New Science complex reveals old problems

As the Science Complex nears completion, the College is still hindered by previous problems with construction companies.

When construction began on the Science Complex in 1998, the College practiced a “multi-prime methodology,” which required hiring five separate contractors.

These five subdivisions included electrical, plumbing, mechanical, structural steel and general contractors.

Due to contrasting schedules, however, many of the projects fell months behind schedule.

“This was the biggest stumbling block in finishing projects,” Brian Murray, director of Construction and Planning and project manager of the Science Complex, said. “It’s like having five kids that don’t get along trying to work together.”

According to President Gitenstein’s report to the Board of Trustees on March 1, 2001, the College’s former general contractor, Paphian, was terminated for “persistently failing to advance this project in a timely manner.”

The construction progress was approximately nine months behind schedule, so the school turned to Surety Co, a bonding company, to complete the Chemistry and Physics buildings.

Since then, Paphian has been defaulted by projects in Princeton, South Brunswick and Newark, and was eventually disbarred from the state of New Jersey.

Surety Co. has hired a new general contractor, Daniel J. Keating, to construct a link to the Biology building, as well as to work on all other current construction projects on campus.

Basic design flaws are another problem according to Ramond Fangboner, biology department chairperson.

“There is a problem regulating the heating ventilation and air condition (HVAC) system,” Gail Simmons, dean of the School of Science, said. “We cannot control the temperatures in the rooms.”

Fangboner agreed. “The rooms can be freezing, even in the middle of the summer,” he said.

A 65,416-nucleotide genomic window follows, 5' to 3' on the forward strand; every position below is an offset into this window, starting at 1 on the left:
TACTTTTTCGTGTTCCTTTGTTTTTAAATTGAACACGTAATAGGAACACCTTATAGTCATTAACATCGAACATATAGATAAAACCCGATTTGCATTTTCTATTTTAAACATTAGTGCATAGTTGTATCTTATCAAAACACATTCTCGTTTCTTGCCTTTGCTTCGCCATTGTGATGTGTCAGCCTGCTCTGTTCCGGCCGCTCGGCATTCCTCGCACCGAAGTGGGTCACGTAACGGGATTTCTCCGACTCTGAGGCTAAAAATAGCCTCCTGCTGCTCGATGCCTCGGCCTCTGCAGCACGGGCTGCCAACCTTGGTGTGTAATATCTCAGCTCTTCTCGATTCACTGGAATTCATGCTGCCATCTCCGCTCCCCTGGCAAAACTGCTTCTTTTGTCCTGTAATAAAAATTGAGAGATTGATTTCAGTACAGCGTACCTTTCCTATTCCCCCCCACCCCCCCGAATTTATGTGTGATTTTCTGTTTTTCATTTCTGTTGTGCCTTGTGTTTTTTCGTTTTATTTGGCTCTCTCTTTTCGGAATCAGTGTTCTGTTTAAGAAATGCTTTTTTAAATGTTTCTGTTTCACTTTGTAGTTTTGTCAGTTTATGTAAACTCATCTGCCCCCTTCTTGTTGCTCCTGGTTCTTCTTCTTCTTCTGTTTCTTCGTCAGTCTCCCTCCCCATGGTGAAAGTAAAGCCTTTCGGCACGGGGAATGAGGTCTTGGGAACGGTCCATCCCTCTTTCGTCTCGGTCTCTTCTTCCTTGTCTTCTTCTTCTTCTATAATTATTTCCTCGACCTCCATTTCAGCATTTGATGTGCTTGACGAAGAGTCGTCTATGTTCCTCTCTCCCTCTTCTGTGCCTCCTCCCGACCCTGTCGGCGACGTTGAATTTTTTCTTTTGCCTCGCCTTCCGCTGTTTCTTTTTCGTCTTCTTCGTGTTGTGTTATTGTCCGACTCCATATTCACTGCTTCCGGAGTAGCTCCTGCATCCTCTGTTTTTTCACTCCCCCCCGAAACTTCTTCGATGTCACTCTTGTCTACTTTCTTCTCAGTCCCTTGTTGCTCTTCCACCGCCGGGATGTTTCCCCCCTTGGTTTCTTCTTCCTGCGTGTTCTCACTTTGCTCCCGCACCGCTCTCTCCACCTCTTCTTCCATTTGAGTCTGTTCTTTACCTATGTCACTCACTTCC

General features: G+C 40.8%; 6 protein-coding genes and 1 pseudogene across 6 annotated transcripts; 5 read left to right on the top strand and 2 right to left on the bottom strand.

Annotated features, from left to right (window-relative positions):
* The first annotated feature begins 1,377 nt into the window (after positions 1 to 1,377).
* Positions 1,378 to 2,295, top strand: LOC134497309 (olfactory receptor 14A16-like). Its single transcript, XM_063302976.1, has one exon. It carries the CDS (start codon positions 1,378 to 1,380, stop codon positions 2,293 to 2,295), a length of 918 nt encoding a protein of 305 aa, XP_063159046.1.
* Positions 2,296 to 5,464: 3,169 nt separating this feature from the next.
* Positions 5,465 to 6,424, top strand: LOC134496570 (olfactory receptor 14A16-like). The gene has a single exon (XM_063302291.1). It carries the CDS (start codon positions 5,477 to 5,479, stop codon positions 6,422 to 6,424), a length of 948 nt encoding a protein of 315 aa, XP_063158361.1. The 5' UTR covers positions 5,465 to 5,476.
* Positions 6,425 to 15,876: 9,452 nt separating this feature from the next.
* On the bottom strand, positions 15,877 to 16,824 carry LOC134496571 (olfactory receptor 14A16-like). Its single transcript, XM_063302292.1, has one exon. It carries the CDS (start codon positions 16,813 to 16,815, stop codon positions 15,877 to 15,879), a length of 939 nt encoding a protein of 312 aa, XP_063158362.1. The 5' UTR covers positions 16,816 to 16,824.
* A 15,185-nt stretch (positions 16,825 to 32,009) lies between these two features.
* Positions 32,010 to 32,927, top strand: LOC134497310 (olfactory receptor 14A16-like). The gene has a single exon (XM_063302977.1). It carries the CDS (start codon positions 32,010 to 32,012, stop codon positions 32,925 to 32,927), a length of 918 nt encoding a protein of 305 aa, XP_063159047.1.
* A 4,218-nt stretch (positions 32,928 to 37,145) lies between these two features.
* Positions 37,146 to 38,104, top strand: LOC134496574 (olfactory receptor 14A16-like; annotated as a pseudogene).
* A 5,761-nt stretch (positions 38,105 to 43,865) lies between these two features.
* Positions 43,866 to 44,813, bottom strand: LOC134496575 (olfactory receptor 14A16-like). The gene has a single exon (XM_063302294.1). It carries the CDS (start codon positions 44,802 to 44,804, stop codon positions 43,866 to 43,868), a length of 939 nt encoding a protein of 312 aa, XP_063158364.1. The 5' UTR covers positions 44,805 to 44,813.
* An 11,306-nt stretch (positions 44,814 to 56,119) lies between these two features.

“We don’t want to nit pick about the small things,” Donald Lovett, professor of biology, said. “If we could just get the major temperature problem fixed, we’d be happy.”

Simmons said there are other minor problems due to design constraints, because the new building has been added onto an older one.

According to Simmons, small quirks are expected with the construction of any new building.

“You expect to have to fine-tune the system while you settle in for the first year or so,” she said.

“Our main concern is that the major problems aren’t getting fixed,” Simmons added.

According to Murray, the College will hire experts to determine who is responsible for these problems – the College or the engineers.

If the engineers are indeed to blame, the College will proceed to discuss fixing the problems with them, and if necessary, attorneys will be involved.

“Public institutions are very sure to be prudent in everything we do,” Murray said. “You have to watch every step you take.”

“We have a staff that is closely watching every dollar spent on someone else’s mistake,” he added.

No detailed statements about such a lawsuit can be made due to pending litigation. However, this means that the College is involved in a lawsuit that has yet to be resolved.

According to Murray, the College has changed its bidding policy to avoid future problems. The College used to bid publicly on their contractors, but now uses a new system called “pre-qualified” single lump sum.

With this method, the school demands profiles of the employees and financial statements signed by banks as well as references from other projects.